Community Mental Health Journal

, Volume 50, Issue 4, pp 415–421 | Cite as

Effects of a Recovery-Oriented Cognitive Therapy Training Program on Inpatient Staff Attitudes and Incidents of Seclusion and Restraint

  • Nadine A. Chang
  • Paul M. GrantEmail author
  • Lauren Luther
  • Aaron T. Beck
Original Paper


We investigated the feasibility of implementing a recovery-oriented cognitive therapy (CT-R) milieu training program in an urban acute psychiatric inpatient unit. Over a 1-month period, 29 staff members learned short-term CT-R strategies and techniques in an 8-h workshop. Trainees’ perceptions of CT-R, beliefs about the therapeutic milieu, and attitudes about working with individuals with psychosis were evaluated both before the workshop and 6 months after the workshop had been completed. Incidents of seclusion and restraint on the unit were also tallied prior to and after the training. Results indicate that staff perceptions of CT-R and their beliefs about the therapeutic environment significantly improved, whereas staff attitudes towards individuals with psychosis remained the same. Incidents of seclusion and restraint also decreased after the training. These findings provide evidence that CT-R training is feasible and can improve the therapeutic milieu of an acute psychiatric inpatient unit.


Recovery Schizophrenia Inpatient Milieu training Cognitive therapy 



We would like to thank Kathryn Byars, Aaron Brinen, Ashley Chambers, Marion Conneen, Katie Daly, Sarah Farash, Jody Foster, Reed Goldstein, Samantha Goodin, Spencer Kostinsky, Kerry McCole, Dimitri Perivoliotis, Susan Rappaport, Zach Rosenberg, Eren Semen, and Tony Zapisek for their assistance with this project. Study results were presented at the 2012 annual meeting of the American Psychological Association, Orlando.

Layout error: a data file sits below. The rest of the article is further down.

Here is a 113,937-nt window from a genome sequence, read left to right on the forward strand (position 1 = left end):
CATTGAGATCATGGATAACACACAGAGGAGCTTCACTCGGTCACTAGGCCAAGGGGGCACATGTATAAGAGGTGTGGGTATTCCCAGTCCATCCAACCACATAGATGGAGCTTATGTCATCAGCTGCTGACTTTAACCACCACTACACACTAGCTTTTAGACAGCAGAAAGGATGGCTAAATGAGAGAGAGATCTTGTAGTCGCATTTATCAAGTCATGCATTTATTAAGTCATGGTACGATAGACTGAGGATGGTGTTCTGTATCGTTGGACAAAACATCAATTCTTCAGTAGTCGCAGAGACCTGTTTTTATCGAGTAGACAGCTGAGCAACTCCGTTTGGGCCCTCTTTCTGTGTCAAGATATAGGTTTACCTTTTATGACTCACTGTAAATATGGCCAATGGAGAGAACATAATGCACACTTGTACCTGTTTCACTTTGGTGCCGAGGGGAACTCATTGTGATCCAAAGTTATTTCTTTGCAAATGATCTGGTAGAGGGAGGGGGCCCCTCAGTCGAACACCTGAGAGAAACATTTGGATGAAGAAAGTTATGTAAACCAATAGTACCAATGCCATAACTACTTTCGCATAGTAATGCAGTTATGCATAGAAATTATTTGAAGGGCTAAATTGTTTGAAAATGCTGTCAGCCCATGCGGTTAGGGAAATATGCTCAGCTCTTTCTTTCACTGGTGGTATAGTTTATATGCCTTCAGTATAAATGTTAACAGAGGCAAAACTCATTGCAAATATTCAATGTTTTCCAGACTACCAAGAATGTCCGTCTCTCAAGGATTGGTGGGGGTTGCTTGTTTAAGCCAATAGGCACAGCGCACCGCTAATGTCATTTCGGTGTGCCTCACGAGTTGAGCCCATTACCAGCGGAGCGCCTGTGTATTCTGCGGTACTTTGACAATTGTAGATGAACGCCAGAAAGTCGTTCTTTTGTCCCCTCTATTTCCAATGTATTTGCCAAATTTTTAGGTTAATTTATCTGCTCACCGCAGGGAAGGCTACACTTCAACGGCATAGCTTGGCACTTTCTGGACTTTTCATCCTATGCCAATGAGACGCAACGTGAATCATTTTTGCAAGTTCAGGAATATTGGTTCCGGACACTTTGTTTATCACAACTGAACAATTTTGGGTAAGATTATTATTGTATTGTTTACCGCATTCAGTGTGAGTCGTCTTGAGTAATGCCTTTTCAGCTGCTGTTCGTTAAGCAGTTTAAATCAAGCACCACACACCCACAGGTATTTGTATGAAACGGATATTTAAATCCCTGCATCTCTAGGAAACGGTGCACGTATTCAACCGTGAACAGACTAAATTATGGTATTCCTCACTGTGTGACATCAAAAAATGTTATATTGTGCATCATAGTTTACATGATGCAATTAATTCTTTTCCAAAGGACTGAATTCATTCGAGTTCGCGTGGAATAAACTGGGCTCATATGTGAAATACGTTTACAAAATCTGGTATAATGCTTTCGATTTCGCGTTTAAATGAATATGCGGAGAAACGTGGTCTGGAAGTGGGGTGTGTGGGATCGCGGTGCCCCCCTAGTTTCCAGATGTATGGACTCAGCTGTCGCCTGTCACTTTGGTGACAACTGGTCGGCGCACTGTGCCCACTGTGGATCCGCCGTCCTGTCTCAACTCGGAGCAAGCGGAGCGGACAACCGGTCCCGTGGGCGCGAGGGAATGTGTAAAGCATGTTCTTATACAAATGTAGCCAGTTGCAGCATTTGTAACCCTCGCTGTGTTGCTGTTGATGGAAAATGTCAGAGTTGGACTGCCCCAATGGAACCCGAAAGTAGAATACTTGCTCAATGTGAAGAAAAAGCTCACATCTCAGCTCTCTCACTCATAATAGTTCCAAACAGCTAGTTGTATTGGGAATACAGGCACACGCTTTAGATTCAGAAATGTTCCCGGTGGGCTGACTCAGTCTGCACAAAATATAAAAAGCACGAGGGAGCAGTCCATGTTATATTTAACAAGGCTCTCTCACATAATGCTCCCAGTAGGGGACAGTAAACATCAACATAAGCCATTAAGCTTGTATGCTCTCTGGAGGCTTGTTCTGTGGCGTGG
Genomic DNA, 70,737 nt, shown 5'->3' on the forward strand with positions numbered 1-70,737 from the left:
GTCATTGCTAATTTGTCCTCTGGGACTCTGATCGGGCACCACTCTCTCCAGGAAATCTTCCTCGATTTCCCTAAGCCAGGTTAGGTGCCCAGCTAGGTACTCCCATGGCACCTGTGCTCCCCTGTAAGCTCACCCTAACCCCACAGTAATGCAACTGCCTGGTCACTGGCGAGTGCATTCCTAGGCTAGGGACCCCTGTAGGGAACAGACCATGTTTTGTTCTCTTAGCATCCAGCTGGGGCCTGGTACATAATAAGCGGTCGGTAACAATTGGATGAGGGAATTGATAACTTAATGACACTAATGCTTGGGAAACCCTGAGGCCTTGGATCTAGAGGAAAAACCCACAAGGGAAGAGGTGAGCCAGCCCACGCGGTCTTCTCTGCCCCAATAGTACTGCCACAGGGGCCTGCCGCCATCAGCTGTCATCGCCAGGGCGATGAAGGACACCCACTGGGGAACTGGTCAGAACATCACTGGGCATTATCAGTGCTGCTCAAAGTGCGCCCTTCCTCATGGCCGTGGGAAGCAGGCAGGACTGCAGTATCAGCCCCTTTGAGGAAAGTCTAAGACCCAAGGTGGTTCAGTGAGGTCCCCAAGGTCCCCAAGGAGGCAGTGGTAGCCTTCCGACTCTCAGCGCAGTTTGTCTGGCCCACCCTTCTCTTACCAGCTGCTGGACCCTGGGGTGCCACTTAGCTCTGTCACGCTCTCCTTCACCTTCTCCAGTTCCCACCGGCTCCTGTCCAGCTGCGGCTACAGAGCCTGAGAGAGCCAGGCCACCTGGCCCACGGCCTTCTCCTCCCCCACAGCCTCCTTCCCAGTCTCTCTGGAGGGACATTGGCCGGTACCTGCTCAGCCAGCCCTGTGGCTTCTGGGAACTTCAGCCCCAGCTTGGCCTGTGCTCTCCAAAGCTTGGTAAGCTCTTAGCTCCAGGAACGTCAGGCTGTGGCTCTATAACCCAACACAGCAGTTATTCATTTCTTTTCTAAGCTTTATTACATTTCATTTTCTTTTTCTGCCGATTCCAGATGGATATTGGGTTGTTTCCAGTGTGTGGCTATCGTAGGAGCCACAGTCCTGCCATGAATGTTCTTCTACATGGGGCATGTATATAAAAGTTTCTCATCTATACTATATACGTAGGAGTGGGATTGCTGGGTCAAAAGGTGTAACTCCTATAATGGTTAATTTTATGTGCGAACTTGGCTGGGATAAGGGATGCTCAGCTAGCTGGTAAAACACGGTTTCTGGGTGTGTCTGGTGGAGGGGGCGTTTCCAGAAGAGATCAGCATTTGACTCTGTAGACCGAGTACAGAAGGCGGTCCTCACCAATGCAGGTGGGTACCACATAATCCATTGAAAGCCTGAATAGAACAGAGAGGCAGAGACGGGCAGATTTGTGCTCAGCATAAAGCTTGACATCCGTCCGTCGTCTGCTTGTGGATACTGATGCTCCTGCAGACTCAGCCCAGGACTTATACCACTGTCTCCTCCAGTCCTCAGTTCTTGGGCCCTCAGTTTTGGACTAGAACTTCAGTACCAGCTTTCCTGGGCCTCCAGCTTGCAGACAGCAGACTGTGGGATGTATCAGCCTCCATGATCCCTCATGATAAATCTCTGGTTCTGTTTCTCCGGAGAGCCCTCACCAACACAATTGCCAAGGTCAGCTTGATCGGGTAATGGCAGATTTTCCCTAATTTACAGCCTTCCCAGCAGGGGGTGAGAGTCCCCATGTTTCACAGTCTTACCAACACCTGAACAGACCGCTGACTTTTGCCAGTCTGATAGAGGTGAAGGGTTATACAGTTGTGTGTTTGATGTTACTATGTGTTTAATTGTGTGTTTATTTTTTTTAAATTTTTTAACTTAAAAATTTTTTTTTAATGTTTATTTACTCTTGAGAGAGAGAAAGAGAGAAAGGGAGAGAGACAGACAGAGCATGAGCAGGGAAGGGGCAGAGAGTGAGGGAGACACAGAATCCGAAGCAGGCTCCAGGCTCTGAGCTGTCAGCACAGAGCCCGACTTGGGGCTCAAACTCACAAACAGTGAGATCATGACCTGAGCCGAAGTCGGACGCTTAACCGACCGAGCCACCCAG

Conflict of interest

Drs. Grant and Beck have received royalties from Guilford Press. The remaining authors have no interests to disclose.


  1. Bahareethan, M., & Shah, A. (2000). Aggressive behaviour, staff attitude and staff perception of patients on two continuing care psychogeriatric wards. Aging and Mental Health, 4(1), 66–71.CrossRefGoogle Scholar
  2. Baker, J. A., Lovell, K., & Harris, N. (2008). A best-evidence synthesis review of the administration of psychotropic pro re nata (PRN) medication in in-patient mental health settings. Journal of Clinical Nursing, 17(9), 1122–1131.PubMedCrossRefGoogle Scholar
  3. Barrowclough, C., Haddock, G., Lowens, I., Connor, A., Pidliswyj, J., & Tracey, N. (2001). Staff expressed emotion and causal attributions for client problems on a low security unit: An exploratory study. Schizophrenia Bulletin, 27(3), 517–526.PubMedCrossRefGoogle Scholar
  4. Beck, A. T., Rector, N. A., Stolar, N. M., & Grant, P. M. (2009). Schizophrenia: Cognitive theory, research and therapy. NY: Guilford Press.Google Scholar
  5. Bellack, A. S. (2006). Scientific and consumer models of recovery in schizophrenia: Concordance, contrasts, and implications. Schizophrenia Bulletin, 32(3), 432–442.PubMedCentralPubMedCrossRefGoogle Scholar
  6. Chakrabarti, A., Whicher, E., Morrison, M., & Douglas-Hall, P. (2007). ‘As required’ medication regimens for seriously mentally ill people in hospital. Cochrane Database Systematic Review, 3, CD003441.Google Scholar
  7. Chang, N. A., Farash, S. (2010). The CT-R interview. Unpublished test.Google Scholar
  8. Clarke, I., & Wilson, H. (2009). Cognitive behaviour therapy for acute inpatient mental health units: Working with clients, staff and the milieu. London; New York: Routledge.Google Scholar
  9. Davenport, S. (2002). Acute wards: Problems and solutions. Psychiatric Bulletin, 26(10), 385–388.CrossRefGoogle Scholar
  10. Davidson, L., Harding, C. M., & Spaniol, L. (2005). Recovery from severe mental illness: Research evidence and implications for practice (Vol. 1). Boston: Center for Psychiatric Rehabilitation of Boston University.Google Scholar
  11. Davidson, L., Harding, C. M., & Spaniol, L. (2006). Recovery from severe mental illness: Research evidence and implications for practice (Vol. 2). Boston: Center for Psychiatric Rehabilitation of Boston University.Google Scholar
  12. Davidson, L., Tondora, J., Lawless, M. S., O’Connell, M. J., & Rowe, M. (2009). A practical guide to recovery-oriented practice: Tools for transforming mental health care. Oxford, UK: Oxford University Press.Google Scholar
  13. Dean, A. J., Duke, S. G., George, M., & Scott, J. (2007). Behavioral management leads to reduction in aggression in a child and adolescent psychiatric inpatient unit. Journal of the American Academy of Child and Adolescent Psychiatry, 46(6), 711–720.PubMedCrossRefGoogle Scholar
  14. Department of Health and Human Services. (2003). Achieving the promise: Transforming mental health care in America. (DHHS Pub SMA-03-3832). President’s New Freedom Commission on Mental Health. Final Report. Rockland, MD: US Department of Health and Human Services.Google Scholar